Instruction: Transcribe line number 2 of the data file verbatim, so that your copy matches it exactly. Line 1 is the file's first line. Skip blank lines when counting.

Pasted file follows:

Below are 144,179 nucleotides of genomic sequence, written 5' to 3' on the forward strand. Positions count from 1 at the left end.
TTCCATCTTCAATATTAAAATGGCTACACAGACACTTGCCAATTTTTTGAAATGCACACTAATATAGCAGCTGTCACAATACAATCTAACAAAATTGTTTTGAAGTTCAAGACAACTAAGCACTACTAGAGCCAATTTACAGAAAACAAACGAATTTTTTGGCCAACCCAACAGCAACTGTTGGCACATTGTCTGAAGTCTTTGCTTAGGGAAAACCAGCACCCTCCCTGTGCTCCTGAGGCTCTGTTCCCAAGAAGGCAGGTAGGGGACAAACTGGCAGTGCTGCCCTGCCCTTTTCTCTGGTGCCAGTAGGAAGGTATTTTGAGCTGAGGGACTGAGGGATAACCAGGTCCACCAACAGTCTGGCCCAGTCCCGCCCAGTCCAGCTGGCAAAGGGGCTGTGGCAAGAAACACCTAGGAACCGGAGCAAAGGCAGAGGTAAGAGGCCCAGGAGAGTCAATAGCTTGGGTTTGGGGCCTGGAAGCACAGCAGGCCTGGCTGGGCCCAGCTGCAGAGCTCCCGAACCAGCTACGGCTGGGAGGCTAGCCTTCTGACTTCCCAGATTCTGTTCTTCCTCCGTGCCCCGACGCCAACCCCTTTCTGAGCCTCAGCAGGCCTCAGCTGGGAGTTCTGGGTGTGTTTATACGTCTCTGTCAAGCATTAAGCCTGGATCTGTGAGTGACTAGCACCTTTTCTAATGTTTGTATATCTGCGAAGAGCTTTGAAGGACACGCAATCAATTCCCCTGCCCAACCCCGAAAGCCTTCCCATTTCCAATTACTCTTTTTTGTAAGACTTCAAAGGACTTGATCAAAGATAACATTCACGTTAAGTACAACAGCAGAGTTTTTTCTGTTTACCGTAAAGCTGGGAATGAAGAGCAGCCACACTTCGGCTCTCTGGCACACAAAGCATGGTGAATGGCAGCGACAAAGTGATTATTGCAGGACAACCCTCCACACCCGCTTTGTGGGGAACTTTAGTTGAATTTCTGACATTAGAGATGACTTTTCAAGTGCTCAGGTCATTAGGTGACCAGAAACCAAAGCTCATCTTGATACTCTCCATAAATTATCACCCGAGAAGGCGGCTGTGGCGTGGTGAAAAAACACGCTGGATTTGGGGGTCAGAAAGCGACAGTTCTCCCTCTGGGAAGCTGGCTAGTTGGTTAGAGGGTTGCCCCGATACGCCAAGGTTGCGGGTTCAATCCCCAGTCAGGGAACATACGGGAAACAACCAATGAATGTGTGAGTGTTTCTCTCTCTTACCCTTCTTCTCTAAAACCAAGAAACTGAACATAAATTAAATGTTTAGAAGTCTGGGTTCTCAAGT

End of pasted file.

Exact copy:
TTCCATCTTCAATATTAAAATGGCTACACAGACACTTGCCAATTTTTTGAAATGCACACTAATATAGCAGCTGTCACAATACAATCTAACAAAATTGTTTTGAAGTTCAAGACAACTAAGCACTACTAGAGCCAATTTACAGAAAACAAACGAATTTTTTGGCCAACCCAACAGCAACTGTTGGCACATTGTCTGAAGTCTTTGCTTAGGGAAAACCAGCACCCTCCCTGTGCTCCTGAGGCTCTGTTCCCAAGAAGGCAGGTAGGGGACAAACTGGCAGTGCTGCCCTGCCCTTTTCTCTGGTGCCAGTAGGAAGGTATTTTGAGCTGAGGGACTGAGGGATAACCAGGTCCACCAACAGTCTGGCCCAGTCCCGCCCAGTCCAGCTGGCAAAGGGGCTGTGGCAAGAAACACCTAGGAACCGGAGCAAAGGCAGAGGTAAGAGGCCCAGGAGAGTCAATAGCTTGGGTTTGGGGCCTGGAAGCACAGCAGGCCTGGCTGGGCCCAGCTGCAGAGCTCCCGAACCAGCTACGGCTGGGAGGCTAGCCTTCTGACTTCCCAGATTCTGTTCTTCCTCCGTGCCCCGACGCCAACCCCTTTCTGAGCCTCAGCAGGCCTCAGCTGGGAGTTCTGGGTGTGTTTATACGTCTCTGTCAAGCATTAAGCCTGGATCTGTGAGTGACTAGCACCTTTTCTAATGTTTGTATATCTGCGAAGAGCTTTGAAGGACACGCAATCAATTCCCCTGCCCAACCCCGAAAGCCTTCCCATTTCCAATTACTCTTTTTTGTAAGACTTCAAAGGACTTGATCAAAGATAACATTCACGTTAAGTACAACAGCAGAGTTTTTTCTGTTTACCGTAAAGCTGGGAATGAAGAGCAGCCACACTTCGGCTCTCTGGCACACAAAGCATGGTGAATGGCAGCGACAAAGTGATTATTGCAGGACAACCCTCCACACCCGCTTTGTGGGGAACTTTAGTTGAATTTCTGACATTAGAGATGACTTTTCAAGTGCTCAGGTCATTAGGTGACCAGAAACCAAAGCTCATCTTGATACTCTCCATAAATTATCACCCGAGAAGGCGGCTGTGGCGTGGTGAAAAAACACGCTGGATTTGGGGGTCAGAAAGCGACAGTTCTCCCTCTGGGAAGCTGGCTAGTTGGTTAGAGGGTTGCCCCGATACGCCAAGGTTGCGGGTTCAATCCCCAGTCAGGGAACATACGGGAAACAACCAATGAATGTGTGAGTGTTTCTCTCTCTTACCCTTCTTCTCTAAAACCAAGAAACTGAACATAAATTAAATGTTTAGAAGTCTGGGTTCTCAAGT